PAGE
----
“Bite-Size Bits of Local, National, and Global History”
“Bite-Size Bits of Local, National, and Global History”
Parkers Crossroads in Henderson County, Tennessee — The American South (East South Central)

Union Wagon Train

Union Wagon Train Marker image. Click for full size.
By David Graff, April 24, 2012
1. Union Wagon Train Marker

Protecting the Wagons: The success or failure of any campaign depended on the safety of the supply trains. When Dunham deployed his forces along the Lexington-Huntingdon Road the Union wagon train was sent to the rear, out of harm's way. The wagoners drove the supply train into the hollow in front of you, where the terrain concealed the wagons and offered some protection.

Wagons Captured: When the Confederates charged the Union rear, the wagons were caught in the middle. The two companies guarding the train met the Confederate charge but some of the wagoners panicked. While attempting to escape they drove deeper into the hollow where they were captured.

Retaking the Wagons: When Dunham learned what had happened, he called upon the 39th Iowa, asking, "Will anyone volunteer to retake our wagons?" Captain Charles A. Cameron, Company G, immediately volunteered. Company G, under the command of Major Horace N. Atkinson of the 50th Indiana, advanced toward the Confederates.

They not only recaptured the wagons but also took several Confederate officers prisoner, among them Major John P. Strange, General Forrest's adjutant, and Colonel McKee, his aid [sic]. The wagons were retaken as Colonel Fuller's Ohio Brigade arrived at the battlefield, scattering the Confederates and ending
Creek Where the Union Wagon Train Was Captured image. Click for full size.
By David Graff, April 24, 2012
2. Creek Where the Union Wagon Train Was Captured
View to south toward creek bed and Tour Stop 5.
the Battle of Parker's Crossroads.

Supplying the Army: Supplying an army on the march was a tremendous task. There is no record of the number of Union wagons at Parker's Crossroads, but the number specified by the Quartermaster Department was 10 wagons per brigade, plus extras. These included quartermaster, commissary, ammunition and ambulance wagons. Fifteen or more wagons probably accompanied Dunham's brigade. These wagons carried everything an army on the march needed - rations, ammunition, arms, tents, blankets, cooking equipment, lanterns, horse equipment, feed, medical supplies, and more.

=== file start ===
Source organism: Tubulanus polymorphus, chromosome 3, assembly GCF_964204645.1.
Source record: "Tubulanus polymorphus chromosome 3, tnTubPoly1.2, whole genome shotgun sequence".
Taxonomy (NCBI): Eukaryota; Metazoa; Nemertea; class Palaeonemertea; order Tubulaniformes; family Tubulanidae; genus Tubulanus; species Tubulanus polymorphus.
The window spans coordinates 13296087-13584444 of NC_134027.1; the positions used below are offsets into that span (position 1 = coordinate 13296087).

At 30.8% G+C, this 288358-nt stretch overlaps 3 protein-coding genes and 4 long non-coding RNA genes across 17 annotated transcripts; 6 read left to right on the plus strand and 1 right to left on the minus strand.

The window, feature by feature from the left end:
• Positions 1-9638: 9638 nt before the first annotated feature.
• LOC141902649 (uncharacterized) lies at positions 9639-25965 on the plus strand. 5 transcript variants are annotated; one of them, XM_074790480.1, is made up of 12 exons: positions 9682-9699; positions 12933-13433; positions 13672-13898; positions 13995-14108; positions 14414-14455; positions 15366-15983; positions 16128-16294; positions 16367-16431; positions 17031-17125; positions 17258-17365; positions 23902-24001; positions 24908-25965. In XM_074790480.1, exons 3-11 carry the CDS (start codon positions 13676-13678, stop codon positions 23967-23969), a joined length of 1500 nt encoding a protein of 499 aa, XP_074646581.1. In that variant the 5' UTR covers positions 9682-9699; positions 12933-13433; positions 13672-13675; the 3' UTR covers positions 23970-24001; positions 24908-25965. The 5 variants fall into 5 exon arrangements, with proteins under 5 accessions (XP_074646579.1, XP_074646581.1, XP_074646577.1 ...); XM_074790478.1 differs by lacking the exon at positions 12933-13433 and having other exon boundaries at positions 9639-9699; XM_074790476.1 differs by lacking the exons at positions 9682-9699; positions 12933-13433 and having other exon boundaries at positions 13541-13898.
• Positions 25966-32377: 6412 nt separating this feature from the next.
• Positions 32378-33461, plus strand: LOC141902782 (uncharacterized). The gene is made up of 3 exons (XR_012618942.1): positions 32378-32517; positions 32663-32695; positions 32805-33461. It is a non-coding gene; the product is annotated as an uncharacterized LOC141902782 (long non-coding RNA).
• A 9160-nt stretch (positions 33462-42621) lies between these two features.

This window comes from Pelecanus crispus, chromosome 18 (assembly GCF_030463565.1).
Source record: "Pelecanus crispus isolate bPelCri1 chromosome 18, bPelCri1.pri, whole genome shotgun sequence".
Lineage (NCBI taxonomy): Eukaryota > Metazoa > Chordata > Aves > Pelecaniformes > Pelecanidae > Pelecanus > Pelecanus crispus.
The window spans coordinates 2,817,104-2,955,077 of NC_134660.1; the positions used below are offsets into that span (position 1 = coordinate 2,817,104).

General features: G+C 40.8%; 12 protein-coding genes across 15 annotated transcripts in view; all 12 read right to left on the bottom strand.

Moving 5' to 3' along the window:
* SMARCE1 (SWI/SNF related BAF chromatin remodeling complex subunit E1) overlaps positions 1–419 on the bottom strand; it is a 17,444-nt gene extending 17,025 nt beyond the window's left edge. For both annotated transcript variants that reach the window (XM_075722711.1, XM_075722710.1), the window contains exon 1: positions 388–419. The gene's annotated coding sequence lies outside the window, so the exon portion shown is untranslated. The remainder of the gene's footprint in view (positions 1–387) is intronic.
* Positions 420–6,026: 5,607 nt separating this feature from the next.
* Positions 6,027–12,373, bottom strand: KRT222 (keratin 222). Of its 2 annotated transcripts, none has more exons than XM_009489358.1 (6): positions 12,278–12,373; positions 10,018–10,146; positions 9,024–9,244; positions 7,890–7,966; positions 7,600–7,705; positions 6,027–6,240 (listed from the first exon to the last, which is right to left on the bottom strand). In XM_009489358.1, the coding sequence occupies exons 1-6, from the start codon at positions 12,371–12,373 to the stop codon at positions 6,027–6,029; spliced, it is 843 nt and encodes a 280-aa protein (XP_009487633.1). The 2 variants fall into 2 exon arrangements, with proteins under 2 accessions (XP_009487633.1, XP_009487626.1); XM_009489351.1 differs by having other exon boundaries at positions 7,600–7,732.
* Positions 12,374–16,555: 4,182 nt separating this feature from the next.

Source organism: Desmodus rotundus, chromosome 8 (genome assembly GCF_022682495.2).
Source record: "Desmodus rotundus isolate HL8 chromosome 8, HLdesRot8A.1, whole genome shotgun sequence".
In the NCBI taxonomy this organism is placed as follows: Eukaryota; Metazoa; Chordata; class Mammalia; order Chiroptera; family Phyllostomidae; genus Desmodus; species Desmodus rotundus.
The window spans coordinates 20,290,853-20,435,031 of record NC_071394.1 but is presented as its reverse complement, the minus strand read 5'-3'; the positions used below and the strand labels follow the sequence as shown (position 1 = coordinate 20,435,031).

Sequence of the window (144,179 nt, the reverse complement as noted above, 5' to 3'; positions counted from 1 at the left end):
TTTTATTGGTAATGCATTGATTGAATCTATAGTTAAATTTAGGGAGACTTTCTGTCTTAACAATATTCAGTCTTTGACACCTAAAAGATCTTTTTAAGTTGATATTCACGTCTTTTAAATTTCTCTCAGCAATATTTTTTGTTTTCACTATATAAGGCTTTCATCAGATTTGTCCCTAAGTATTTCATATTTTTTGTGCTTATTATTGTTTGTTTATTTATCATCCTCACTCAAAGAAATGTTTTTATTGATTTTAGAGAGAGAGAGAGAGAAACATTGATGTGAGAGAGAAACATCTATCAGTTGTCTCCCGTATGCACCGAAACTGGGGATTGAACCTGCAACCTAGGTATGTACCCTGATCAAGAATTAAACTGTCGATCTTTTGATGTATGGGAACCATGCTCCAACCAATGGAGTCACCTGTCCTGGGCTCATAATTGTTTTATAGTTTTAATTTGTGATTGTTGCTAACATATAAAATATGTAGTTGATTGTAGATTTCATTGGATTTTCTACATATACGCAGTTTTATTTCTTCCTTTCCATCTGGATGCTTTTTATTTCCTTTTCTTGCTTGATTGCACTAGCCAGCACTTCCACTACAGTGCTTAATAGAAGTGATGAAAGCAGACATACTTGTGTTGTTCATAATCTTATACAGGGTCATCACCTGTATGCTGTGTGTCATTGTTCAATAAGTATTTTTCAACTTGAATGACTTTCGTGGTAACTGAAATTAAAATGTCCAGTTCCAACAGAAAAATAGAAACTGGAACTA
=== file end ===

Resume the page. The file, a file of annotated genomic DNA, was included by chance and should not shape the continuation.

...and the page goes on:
Location. 35° 47.064′ N, 88° 23.214′ W. Marker is in Parkers Crossroads, Tennessee, in Henderson County. Marker can be reached from Federal Lane 0.2 miles east of Tennessee Route 22, on the right when traveling east. Touch for map. Marker is on the South Loop Trail about one half mile from its start at the Tour Stop 7 parking lot. Marker is in this post office area: Wildersville TN 38388, United States of America.
Other nearby markers. At least 8 other markers are within walking distance of this marker. The Battle of Parker's Crossroads (about 500 feet away, measured in a direct line); The Lexington-Huntingdon Road (approx. mile away); Union Cemetery (approx. 0.3 miles away); Forrest's Artillery
Union Wagon Train Marker image. Click for full size.
By David Graff, April 24, 2012
3. Union Wagon Train Marker
View looking east toward ravine in woods. Creek bed is to the right.
(approx. 0.3 miles away); A Very Successful Campaign (approx. 0.3 miles away); Three Desperate Charges (approx. 0.3 miles away); Withdrawal to the Split-Rail Fence (approx. 0.3 miles away); McPeake Cabin (approx. 0.3 miles away). Touch for a list and map of all markers in Parkers Crossroads.
Regarding Union Wagon Train. This marker includes two drawings of wagon trains on the move. One is captioned: One wagoner, Dimmick Layton of the 39th Iowa, was killed trying to protect the wagons.
Related marker. Click here for another marker that is related to this marker. To better understand the relationship, study each marker in the order shown.
Additional keywords. Forrest
Categories. War, US Civil
Credits. This page was last revised on June 16, 2016. This page originally submitted on January 3, 2013, by David Graff of Halifax, Nova Scotia. This page has been viewed 331 times since then and 28 times this year. Last updated on March 10, 2014, by David Graff of Halifax, Nova Scotia. Photos:   1, 2, 3. submitted on January 3, 2013, by David Graff of Halifax, Nova Scotia. • Bill Pfingsten was the editor who published this page.
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